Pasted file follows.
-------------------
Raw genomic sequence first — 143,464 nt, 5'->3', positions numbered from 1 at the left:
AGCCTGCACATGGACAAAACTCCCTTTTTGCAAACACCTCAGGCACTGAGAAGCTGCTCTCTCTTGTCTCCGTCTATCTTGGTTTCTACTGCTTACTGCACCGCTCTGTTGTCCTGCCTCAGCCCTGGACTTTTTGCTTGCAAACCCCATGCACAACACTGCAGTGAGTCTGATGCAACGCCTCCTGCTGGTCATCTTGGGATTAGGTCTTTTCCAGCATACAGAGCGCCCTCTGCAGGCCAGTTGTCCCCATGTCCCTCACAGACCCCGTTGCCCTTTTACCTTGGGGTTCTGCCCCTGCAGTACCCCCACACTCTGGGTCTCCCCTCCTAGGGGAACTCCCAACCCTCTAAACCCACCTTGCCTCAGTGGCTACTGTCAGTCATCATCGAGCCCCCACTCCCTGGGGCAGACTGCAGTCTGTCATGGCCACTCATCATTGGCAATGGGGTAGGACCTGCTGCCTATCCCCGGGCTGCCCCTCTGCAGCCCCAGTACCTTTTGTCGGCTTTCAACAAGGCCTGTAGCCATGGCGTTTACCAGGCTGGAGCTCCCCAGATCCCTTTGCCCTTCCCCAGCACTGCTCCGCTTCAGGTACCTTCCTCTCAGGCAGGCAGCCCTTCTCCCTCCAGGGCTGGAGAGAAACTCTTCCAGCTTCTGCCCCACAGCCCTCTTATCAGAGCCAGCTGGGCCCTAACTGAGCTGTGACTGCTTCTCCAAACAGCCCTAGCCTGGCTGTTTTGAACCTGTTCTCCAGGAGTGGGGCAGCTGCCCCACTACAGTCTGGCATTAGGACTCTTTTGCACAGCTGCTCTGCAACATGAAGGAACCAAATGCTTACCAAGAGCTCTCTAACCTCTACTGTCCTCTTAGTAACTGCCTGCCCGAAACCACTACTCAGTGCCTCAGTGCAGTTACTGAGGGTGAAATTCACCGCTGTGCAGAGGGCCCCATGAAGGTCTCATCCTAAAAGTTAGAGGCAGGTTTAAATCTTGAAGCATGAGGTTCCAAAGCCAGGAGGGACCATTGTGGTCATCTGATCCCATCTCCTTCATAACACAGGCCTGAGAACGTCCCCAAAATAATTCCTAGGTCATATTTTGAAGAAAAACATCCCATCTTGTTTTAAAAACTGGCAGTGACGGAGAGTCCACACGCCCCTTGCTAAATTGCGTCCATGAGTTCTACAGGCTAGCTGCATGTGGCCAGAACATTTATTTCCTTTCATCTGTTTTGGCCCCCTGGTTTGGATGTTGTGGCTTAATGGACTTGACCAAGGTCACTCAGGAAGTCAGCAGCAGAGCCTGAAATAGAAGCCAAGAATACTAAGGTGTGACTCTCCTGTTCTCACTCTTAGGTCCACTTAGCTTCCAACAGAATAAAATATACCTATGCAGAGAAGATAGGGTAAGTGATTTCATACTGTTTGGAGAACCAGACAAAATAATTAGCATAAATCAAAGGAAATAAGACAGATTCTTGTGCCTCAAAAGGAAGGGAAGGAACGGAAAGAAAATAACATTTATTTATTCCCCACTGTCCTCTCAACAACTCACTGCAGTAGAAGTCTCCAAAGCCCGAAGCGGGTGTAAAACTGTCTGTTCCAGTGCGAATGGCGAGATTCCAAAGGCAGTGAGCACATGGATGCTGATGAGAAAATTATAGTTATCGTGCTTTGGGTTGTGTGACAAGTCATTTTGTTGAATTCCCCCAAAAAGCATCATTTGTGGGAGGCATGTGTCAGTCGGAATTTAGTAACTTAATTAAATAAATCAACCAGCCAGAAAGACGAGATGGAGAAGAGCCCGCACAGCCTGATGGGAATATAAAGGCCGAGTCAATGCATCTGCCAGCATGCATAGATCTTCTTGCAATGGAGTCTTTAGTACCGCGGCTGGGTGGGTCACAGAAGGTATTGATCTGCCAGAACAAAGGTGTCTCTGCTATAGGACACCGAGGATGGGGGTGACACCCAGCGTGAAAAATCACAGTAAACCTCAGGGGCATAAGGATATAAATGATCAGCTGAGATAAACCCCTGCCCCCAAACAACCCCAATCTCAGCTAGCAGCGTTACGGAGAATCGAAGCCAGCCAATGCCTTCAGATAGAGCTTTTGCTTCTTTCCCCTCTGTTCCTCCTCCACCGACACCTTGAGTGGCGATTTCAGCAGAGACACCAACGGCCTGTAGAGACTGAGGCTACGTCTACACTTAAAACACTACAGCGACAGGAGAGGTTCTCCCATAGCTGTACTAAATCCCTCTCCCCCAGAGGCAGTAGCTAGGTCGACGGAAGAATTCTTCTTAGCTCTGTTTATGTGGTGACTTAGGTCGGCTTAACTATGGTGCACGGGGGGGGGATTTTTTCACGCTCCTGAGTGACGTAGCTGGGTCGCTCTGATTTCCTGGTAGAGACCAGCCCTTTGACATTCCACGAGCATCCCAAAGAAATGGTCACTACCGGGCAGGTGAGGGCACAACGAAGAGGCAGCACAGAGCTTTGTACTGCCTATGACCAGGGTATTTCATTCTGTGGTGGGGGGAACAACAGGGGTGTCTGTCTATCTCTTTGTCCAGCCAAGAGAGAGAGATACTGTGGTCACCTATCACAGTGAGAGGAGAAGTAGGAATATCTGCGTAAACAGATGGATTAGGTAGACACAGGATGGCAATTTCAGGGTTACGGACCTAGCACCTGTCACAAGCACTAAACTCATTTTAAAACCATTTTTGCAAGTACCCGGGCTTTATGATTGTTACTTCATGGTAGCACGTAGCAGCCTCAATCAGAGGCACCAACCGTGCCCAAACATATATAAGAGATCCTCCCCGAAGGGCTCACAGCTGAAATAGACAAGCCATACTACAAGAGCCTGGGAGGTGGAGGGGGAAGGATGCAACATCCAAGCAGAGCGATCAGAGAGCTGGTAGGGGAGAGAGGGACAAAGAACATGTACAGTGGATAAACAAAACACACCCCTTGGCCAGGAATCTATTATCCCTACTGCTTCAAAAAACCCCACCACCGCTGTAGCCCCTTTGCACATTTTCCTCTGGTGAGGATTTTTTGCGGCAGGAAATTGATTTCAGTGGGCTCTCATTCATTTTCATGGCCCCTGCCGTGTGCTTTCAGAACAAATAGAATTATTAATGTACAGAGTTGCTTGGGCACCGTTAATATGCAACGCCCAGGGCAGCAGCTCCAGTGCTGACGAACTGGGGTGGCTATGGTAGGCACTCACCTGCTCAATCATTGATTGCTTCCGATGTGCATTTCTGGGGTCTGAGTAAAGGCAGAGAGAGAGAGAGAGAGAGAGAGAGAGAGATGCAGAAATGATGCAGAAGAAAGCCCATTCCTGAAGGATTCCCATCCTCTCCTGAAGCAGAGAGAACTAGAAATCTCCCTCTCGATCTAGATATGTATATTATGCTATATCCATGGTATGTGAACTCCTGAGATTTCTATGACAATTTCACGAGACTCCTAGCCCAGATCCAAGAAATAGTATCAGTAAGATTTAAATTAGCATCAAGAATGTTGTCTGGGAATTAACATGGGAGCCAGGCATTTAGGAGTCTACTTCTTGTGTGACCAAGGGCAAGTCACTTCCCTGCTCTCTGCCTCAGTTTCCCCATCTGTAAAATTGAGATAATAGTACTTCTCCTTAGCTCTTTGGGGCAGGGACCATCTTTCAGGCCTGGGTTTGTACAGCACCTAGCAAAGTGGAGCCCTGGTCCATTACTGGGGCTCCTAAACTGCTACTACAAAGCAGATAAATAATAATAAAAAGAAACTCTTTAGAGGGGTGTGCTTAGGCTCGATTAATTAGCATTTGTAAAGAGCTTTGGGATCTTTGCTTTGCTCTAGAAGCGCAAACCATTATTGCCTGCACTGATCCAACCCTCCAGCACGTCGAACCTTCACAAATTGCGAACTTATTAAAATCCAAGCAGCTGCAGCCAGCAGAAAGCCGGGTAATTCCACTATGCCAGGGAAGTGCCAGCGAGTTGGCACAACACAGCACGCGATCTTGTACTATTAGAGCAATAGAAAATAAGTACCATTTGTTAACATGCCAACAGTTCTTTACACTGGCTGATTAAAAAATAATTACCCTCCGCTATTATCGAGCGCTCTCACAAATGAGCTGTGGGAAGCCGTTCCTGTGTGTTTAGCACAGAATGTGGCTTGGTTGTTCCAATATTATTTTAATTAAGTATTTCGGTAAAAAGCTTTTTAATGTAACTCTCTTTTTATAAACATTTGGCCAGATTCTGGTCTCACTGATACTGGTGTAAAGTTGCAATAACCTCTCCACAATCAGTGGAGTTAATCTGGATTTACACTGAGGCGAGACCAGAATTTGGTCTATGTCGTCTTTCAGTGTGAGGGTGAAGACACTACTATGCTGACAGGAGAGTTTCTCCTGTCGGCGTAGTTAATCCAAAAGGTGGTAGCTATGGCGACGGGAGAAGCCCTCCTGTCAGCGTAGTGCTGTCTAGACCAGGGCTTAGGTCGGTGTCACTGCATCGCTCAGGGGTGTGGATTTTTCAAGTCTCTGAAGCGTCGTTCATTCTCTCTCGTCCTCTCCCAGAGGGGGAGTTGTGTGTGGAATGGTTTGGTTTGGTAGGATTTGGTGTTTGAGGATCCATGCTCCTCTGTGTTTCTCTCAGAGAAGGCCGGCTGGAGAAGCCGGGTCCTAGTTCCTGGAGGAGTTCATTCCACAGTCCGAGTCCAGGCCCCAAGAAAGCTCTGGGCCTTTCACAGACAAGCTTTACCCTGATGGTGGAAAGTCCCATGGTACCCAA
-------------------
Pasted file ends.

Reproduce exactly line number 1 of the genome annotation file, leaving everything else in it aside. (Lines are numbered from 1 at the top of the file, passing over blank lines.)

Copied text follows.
Raw genomic sequence first — 143,464 nt, 5'->3', positions numbered from 1 at the left: